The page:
Patterns and correlates of tobacco use among young adults at college and university
MetadataShow full item record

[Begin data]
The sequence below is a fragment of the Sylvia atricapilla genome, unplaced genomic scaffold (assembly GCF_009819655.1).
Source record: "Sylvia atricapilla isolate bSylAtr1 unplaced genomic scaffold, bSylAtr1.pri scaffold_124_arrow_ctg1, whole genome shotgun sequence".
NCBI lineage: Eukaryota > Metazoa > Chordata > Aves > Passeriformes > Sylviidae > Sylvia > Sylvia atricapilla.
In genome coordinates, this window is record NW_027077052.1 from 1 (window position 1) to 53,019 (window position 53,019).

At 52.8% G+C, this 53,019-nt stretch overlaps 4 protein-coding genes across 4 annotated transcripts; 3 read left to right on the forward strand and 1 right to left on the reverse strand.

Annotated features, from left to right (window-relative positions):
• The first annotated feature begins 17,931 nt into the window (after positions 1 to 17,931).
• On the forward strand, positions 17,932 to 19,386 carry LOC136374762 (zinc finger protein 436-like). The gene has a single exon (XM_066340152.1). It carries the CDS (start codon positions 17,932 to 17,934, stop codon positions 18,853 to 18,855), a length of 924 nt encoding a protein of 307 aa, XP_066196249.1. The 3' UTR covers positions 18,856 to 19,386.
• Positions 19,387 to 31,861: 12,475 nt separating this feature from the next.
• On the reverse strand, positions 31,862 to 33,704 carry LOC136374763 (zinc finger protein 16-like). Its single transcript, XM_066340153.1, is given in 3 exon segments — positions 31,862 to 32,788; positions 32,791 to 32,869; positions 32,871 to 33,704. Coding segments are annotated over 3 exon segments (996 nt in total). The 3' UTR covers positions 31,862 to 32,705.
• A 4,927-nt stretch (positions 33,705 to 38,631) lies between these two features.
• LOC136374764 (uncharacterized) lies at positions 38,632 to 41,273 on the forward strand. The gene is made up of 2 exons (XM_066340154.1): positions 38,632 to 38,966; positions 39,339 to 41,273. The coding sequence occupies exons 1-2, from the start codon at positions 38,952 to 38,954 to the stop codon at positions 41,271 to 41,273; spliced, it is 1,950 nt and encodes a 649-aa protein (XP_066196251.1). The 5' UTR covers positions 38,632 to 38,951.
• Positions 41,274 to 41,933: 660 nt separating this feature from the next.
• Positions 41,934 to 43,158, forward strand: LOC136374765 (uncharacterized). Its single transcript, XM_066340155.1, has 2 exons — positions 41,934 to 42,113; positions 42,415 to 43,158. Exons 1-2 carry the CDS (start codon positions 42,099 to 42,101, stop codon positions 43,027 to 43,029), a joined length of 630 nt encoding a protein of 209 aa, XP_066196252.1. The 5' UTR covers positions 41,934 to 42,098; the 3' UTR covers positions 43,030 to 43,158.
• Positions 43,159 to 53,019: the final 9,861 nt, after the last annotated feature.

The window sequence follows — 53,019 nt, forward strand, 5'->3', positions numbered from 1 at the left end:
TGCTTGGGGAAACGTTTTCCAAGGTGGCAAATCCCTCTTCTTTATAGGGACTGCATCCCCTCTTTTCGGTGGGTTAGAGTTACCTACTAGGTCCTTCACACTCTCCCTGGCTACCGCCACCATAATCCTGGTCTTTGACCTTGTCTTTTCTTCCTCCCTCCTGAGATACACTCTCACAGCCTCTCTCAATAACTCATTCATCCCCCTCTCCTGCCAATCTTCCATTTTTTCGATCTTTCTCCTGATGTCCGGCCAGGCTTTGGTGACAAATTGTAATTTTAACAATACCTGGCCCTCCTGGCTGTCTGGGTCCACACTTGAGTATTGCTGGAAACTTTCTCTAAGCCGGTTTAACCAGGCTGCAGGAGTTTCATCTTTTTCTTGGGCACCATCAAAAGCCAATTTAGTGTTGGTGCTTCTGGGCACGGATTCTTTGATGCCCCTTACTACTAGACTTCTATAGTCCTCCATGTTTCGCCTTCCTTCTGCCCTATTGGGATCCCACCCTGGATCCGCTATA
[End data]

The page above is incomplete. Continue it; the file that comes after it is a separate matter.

This thesis describes college and university students' smoking behaviours and examines whether socioenvironmental and personal characteristics experienced during adolescence are differentially associated with their smoking participation. Results show more college students than university students currently smoke (37% and 21 % respectively) and more began smoking prior to post-secondary school (93% and 84% respectively). Early age of onset of alcohol use increased the odds of current smoking (main effect model, OR = 8.56 CI = 6.47, 11.33), especially for university students (interaction effect model, b = 2.35 CI = 7.50, 14.64). Lower levels of high school connectedness were associated with increased odds of current smoking but for university students only (interaction effect model, b = -0.15 CI = 0.84, 0.88). While limitations associated with convenience sampling and low response rate exist, this is the first Canadian study to examine college and university students separately. I t reveals that tobacco control programming needs to differ for college and university students, and early alcohol prevention and school engagement programs for adolescents may influence tobacco use. Given that both educational pathway and use of tobacco are associated with SES, future research may consider examining in more detail, SES-related socioenvironmental variables.